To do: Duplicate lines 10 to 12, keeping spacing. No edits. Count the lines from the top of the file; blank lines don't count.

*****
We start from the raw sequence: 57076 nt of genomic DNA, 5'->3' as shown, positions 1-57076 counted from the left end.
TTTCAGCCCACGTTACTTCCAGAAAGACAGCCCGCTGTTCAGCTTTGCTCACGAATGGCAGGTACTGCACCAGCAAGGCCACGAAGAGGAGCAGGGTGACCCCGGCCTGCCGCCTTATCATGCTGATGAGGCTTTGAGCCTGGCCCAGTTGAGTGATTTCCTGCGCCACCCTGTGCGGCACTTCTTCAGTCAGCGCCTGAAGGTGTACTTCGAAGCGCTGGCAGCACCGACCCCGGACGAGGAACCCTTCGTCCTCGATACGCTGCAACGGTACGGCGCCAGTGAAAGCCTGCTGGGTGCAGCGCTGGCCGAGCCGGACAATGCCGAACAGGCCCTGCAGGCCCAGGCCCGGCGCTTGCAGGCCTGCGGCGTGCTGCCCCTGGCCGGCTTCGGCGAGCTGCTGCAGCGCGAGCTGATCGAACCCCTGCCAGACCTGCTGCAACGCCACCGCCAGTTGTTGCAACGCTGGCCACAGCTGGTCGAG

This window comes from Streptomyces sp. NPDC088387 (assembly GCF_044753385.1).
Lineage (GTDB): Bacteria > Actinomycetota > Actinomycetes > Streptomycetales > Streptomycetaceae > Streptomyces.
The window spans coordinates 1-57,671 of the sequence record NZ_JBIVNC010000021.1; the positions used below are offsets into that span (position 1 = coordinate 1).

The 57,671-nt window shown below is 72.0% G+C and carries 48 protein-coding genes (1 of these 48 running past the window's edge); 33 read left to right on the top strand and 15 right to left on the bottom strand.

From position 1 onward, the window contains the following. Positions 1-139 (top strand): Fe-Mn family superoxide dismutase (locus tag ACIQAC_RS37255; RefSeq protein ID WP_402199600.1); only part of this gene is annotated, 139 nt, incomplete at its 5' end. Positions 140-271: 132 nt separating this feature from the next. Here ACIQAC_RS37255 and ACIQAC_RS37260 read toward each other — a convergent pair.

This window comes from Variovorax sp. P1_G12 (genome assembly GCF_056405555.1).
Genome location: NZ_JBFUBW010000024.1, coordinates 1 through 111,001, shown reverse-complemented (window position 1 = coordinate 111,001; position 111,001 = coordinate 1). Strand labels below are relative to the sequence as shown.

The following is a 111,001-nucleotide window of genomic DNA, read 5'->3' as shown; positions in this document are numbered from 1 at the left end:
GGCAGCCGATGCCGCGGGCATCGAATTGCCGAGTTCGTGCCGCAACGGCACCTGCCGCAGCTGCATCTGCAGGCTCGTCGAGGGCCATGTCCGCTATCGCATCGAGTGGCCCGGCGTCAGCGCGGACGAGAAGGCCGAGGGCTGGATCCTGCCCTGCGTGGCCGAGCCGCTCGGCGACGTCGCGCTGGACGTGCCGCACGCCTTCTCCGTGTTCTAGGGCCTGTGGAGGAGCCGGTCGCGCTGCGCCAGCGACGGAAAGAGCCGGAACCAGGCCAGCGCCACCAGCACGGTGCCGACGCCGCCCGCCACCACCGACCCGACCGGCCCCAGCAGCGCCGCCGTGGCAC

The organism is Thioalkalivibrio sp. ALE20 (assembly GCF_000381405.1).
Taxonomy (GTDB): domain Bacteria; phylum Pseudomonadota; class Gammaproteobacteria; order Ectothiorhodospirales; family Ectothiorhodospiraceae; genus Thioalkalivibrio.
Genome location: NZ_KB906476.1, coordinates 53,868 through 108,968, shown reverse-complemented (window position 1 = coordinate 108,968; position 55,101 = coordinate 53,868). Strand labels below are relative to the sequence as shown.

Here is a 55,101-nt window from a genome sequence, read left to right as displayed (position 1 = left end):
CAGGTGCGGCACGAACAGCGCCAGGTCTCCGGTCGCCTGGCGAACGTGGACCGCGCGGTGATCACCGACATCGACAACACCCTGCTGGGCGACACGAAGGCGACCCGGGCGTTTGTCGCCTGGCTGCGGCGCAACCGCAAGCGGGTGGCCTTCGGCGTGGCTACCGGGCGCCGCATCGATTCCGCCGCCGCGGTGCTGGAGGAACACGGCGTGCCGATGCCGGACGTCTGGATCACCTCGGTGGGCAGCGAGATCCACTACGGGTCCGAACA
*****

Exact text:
The following is a 111,001-nucleotide window of genomic DNA, read 5'->3' as shown; positions in this document are numbered from 1 at the left end:
GGCAGCCGATGCCGCGGGCATCGAATTGCCGAGTTCGTGCCGCAACGGCACCTGCCGCAGCTGCATCTGCAGGCTCGTCGAGGGCCATGTCCGCTATCGCATCGAGTGGCCCGGCGTCAGCGCGGACGAGAAGGCCGAGGGCTGGATCCTGCCCTGCGTGGCCGAGCCGCTCGGCGACGTCGCGCTGGACGTGCCGCACGCCTTCTCCGTGTTCTAGGGCCTGTGGAGGAGCCGGTCGCGCTGCGCCAGCGACGGAAAGAGCCGGAACCAGGCCAGCGCCACCAGCACGGTGCCGACGCCGCCCGCCACCACCGACCCGACCGGCCCCAGCAGCGCCGCCGTGGCAC

The organism is Thioalkalivibrio sp. ALE20 (assembly GCF_000381405.1).